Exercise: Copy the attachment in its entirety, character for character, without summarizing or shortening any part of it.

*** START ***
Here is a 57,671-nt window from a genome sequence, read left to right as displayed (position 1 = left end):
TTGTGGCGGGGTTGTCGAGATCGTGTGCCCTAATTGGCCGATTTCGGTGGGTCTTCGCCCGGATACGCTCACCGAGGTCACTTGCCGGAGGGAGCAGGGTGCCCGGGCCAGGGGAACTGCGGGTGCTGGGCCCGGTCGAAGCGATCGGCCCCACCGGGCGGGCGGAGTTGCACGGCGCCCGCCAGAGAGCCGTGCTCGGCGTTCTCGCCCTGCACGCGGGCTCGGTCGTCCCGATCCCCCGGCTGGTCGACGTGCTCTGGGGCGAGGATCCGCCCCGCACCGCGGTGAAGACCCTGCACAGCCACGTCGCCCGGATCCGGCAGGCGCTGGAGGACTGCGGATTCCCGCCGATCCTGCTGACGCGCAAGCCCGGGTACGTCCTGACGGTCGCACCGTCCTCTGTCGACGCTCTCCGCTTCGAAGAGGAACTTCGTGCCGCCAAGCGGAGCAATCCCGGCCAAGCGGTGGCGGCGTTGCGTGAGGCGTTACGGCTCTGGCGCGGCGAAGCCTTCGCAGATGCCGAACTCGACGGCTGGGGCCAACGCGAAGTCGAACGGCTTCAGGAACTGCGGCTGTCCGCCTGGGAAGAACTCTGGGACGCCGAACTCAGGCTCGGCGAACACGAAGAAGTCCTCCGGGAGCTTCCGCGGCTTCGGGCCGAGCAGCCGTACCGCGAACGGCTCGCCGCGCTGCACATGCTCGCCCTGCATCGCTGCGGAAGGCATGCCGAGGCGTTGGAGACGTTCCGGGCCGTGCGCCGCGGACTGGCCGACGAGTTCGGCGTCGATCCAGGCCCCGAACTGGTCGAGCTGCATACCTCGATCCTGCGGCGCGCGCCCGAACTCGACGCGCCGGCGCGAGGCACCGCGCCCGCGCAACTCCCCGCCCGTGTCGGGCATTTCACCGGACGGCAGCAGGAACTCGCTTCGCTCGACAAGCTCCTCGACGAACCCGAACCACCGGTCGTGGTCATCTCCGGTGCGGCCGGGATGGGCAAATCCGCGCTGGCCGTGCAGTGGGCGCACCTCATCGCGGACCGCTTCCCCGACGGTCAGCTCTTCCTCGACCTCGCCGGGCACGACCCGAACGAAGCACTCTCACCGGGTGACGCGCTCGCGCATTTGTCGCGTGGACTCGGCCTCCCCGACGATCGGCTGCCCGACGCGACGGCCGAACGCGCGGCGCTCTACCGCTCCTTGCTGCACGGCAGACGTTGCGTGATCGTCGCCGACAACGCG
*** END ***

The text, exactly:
Here is a 57,671-nt window from a genome sequence, read left to right as displayed (position 1 = left end):
TTGTGGCGGGGTTGTCGAGATCGTGTGCCCTAATTGGCCGATTTCGGTGGGTCTTCGCCCGGATACGCTCACCGAGGTCACTTGCCGGAGGGAGCAGGGTGCCCGGGCCAGGGGAACTGCGGGTGCTGGGCCCGGTCGAAGCGATCGGCCCCACCGGGCGGGCGGAGTTGCACGGCGCCCGCCAGAGAGCCGTGCTCGGCGTTCTCGCCCTGCACGCGGGCTCGGTCGTCCCGATCCCCCGGCTGGTCGACGTGCTCTGGGGCGAGGATCCGCCCCGCACCGCGGTGAAGACCCTGCACAGCCACGTCGCCCGGATCCGGCAGGCGCTGGAGGACTGCGGATTCCCGCCGATCCTGCTGACGCGCAAGCCCGGGTACGTCCTGACGGTCGCACCGTCCTCTGTCGACGCTCTCCGCTTCGAAGAGGAACTTCGTGCCGCCAAGCGGAGCAATCCCGGCCAAGCGGTGGCGGCGTTGCGTGAGGCGTTACGGCTCTGGCGCGGCGAAGCCTTCGCAGATGCCGAACTCGACGGCTGGGGCCAACGCGAAGTCGAACGGCTTCAGGAACTGCGGCTGTCCGCCTGGGAAGAACTCTGGGACGCCGAACTCAGGCTCGGCGAACACGAAGAAGTCCTCCGGGAGCTTCCGCGGCTTCGGGCCGAGCAGCCGTACCGCGAACGGCTCGCCGCGCTGCACATGCTCGCCCTGCATCGCTGCGGAAGGCATGCCGAGGCGTTGGAGACGTTCCGGGCCGTGCGCCGCGGACTGGCCGACGAGTTCGGCGTCGATCCAGGCCCCGAACTGGTCGAGCTGCATACCTCGATCCTGCGGCGCGCGCCCGAACTCGACGCGCCGGCGCGAGGCACCGCGCCCGCGCAACTCCCCGCCCGTGTCGGGCATTTCACCGGACGGCAGCAGGAACTCGCTTCGCTCGACAAGCTCCTCGACGAACCCGAACCACCGGTCGTGGTCATCTCCGGTGCGGCCGGGATGGGCAAATCCGCGCTGGCCGTGCAGTGGGCGCACCTCATCGCGGACCGCTTCCCCGACGGTCAGCTCTTCCTCGACCTCGCCGGGCACGACCCGAACGAAGCACTCTCACCGGGTGACGCGCTCGCGCATTTGTCGCGTGGACTCGGCCTCCCCGACGATCGGCTGCCCGACGCGACGGCCGAACGCGCGGCGCTCTACCGCTCCTTGCTGCACGGCAGACGTTGCGTGATCGTCGCCGACAACGCG